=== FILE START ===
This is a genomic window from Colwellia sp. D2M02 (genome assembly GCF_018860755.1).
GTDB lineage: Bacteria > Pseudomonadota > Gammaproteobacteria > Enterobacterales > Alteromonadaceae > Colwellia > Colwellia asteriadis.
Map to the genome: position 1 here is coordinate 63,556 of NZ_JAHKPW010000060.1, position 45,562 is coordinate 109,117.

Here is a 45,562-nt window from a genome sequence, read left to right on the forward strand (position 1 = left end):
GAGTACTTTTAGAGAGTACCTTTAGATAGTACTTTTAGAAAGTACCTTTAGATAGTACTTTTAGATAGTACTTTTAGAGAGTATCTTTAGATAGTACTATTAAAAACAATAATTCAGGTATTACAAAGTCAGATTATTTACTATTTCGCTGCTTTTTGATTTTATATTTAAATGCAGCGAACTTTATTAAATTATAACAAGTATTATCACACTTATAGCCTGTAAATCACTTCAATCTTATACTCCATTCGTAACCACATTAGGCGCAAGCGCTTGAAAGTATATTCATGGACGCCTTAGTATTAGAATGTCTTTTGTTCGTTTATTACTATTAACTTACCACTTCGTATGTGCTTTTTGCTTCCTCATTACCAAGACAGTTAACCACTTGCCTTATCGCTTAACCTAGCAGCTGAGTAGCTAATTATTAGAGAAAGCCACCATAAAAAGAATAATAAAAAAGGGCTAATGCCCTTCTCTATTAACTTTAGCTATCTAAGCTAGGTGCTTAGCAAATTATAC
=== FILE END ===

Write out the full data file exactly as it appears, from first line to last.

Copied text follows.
This is a genomic window from Colwellia sp. D2M02 (genome assembly GCF_018860755.1).
GTDB lineage: Bacteria > Pseudomonadota > Gammaproteobacteria > Enterobacterales > Alteromonadaceae > Colwellia > Colwellia asteriadis.
Map to the genome: position 1 here is coordinate 63,556 of NZ_JAHKPW010000060.1, position 45,562 is coordinate 109,117.

Here is a 45,562-nt window from a genome sequence, read left to right on the forward strand (position 1 = left end):
GAGTACTTTTAGAGAGTACCTTTAGATAGTACTTTTAGAAAGTACCTTTAGATAGTACTTTTAGATAGTACTTTTAGAGAGTATCTTTAGATAGTACTATTAAAAACAATAATTCAGGTATTACAAAGTCAGATTATTTACTATTTCGCTGCTTTTTGATTTTATATTTAAATGCAGCGAACTTTATTAAATTATAACAAGTATTATCACACTTATAGCCTGTAAATCACTTCAATCTTATACTCCATTCGTAACCACATTAGGCGCAAGCGCTTGAAAGTATATTCATGGACGCCTTAGTATTAGAATGTCTTTTGTTCGTTTATTACTATTAACTTACCACTTCGTATGTGCTTTTTGCTTCCTCATTACCAAGACAGTTAACCACTTGCCTTATCGCTTAACCTAGCAGCTGAGTAGCTAATTATTAGAGAAAGCCACCATAAAAAGAATAATAAAAAAGGGCTAATGCCCTTCTCTATTAACTTTAGCTATCTAAGCTAGGTGCTTAGCAAATTATAC